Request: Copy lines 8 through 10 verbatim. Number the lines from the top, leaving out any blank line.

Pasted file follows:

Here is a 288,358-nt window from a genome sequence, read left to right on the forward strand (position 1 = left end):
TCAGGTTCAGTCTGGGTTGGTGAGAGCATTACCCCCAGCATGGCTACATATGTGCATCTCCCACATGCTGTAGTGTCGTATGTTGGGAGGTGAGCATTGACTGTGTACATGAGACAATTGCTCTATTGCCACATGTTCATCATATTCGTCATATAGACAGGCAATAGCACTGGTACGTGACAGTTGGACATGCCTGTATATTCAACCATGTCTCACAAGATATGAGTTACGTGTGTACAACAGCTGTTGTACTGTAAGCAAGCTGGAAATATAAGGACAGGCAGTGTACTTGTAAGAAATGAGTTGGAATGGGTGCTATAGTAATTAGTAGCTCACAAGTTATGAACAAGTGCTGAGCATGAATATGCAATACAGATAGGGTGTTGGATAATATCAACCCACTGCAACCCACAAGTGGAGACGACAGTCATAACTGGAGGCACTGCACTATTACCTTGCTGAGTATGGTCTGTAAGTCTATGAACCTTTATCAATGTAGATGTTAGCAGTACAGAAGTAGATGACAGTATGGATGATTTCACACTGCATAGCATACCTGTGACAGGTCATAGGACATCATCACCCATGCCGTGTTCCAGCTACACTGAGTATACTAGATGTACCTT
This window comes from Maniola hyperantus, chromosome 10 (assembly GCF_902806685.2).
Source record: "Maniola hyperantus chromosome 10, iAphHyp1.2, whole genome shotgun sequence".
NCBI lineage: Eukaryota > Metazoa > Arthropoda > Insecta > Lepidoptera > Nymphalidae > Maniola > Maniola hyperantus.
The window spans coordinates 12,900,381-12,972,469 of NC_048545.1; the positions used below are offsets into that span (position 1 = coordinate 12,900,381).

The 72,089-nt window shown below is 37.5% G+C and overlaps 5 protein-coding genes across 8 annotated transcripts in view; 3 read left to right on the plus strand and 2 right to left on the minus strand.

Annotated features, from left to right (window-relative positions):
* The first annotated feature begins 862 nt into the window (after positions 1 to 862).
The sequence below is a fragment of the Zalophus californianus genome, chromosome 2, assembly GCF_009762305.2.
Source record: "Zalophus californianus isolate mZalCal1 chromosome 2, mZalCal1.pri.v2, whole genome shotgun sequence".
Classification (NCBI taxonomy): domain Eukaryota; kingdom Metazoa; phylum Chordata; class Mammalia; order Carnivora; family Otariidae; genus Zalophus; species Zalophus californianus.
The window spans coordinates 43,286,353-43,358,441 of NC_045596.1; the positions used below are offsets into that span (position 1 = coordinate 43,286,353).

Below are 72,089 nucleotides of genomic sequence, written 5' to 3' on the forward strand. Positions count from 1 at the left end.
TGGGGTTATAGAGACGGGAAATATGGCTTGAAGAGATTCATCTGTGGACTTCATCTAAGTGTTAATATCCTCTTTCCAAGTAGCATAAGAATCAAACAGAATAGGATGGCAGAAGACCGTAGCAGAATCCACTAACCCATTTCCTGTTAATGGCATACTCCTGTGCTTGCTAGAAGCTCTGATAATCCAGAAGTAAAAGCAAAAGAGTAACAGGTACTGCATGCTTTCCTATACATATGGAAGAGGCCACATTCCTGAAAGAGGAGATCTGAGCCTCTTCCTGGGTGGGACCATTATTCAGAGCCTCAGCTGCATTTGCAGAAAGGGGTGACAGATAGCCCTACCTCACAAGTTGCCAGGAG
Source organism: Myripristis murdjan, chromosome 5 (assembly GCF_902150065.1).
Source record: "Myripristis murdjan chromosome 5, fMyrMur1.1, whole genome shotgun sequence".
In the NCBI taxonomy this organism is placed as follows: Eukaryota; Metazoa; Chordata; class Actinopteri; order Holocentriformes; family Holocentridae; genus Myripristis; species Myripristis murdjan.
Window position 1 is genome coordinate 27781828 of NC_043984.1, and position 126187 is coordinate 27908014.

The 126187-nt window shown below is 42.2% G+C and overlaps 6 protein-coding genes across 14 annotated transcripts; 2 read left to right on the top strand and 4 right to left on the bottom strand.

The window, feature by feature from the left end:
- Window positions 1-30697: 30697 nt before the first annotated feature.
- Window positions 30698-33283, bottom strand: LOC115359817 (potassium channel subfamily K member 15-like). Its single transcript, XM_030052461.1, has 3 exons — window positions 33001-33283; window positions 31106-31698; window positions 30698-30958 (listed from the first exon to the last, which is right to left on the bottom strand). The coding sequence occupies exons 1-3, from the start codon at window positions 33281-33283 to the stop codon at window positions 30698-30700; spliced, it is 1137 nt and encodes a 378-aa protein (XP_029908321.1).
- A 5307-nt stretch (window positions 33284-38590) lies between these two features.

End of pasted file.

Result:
Annotated features, from left to right (window-relative positions):
* The first annotated feature begins 862 nt into the window (after positions 1 to 862).
The sequence below is a fragment of the Zalophus californianus genome, chromosome 2, assembly GCF_009762305.2.